It remains unclear precisely how or when agents were tipped to Farrokh’s and Elhassan’s alleged intentions, but the affidavit says Elhassan introduced Farrokh to an informant in August, and agents were able to keep tabs on the men via that informant and others in the months that followed.

The affidavit alleges that Farrokh said at various points that he had been wanting to travel to Syria for a year, and that he wanted to die a martyr for Allah.

Based on the affidavit's account, Farrokh seemed wary of law enforcement thwarting his plans. The FBI recorded a meeting between Farrokh and two confidential informants — one who Farrokh thought was an Islamic State facilitator — in November, and Farrokh talked of not wanting to go to jail for 15 years, according to the affidavit. The affidavit claims the informants told Farrokh he did not have to talk if he was not comfortable, and Farrokh suggested they swear an oath that those working with non-Muslims would suffer the curse of Allah.

Later, Farrokh questioned why it was necessary that he formally declare an oath of allegiance in the United States, where he might be prosecuted for it, and why he had to give them copies of his passport and other documentation, which would prove his intent to travel. He also allegedly mentioned to Elhassan the arrest of 25-year-old Emanuel Lutchman, who authorities said was plotting a New Year’s Eve attack for the Islamic State. According to an affidavit in that case, Lutchman was conspiring with people working for the FBI, one of whom gave him $40 to buy ski masks, zip ties, knives and other supplies.

The informants, according to the affidavit, gave Farrokh the chance to back out at various points, but he ultimately pressed forward.

Farrokh's family seems not to have known about his plan. He told an informant that he had told them he was planning to go to Saudi Arabia to study, and he feared that if he lingered too long in Jordan — where he planned to fly before heading to Syria — his family might realize what he was up to. The affidavit indicates Farrokh was married but offers no details about his wife.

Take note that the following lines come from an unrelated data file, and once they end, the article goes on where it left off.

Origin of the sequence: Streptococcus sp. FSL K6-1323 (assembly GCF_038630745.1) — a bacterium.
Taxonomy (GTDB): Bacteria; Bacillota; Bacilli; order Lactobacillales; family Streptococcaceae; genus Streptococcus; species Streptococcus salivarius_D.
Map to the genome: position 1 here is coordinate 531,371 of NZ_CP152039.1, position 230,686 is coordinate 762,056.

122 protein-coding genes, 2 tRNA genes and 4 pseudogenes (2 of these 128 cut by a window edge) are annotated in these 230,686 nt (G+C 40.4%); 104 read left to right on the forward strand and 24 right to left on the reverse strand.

In one phone call, according to the affidavit, Farrokh’s mother told him he sounded aggressive, and he responded that he had asked Allah to destroy Christians because they are the enemies of humanity.

Farrokh ultimately purchased a ticket to fly out of Richmond to Jordan, with a layover in Chicago, according to the affidavit. He told an informant he planned to trim and style his beard so he would look more American. Elhassan, according to the affidavit, knew of Farrokh’s plans, and he and Farrokh left for Richmond in Elhassan’s taxi just before 8 a.m. Friday.

Agents arrested Farrokh soon after he passed airport security, according to the affidavit. They later took Elhassan into custody in Woodbridge, and he told agents — falsely, according to the affidavit — that Farrokh was flying to a friend’s funeral in California, and he was leaving out of Dulles International Airport. Elhassan’s brother said investigators searched the family’s home.

Both Farrokh and Elhassan are scheduled to appear in federal court in Alexandria Tuesday.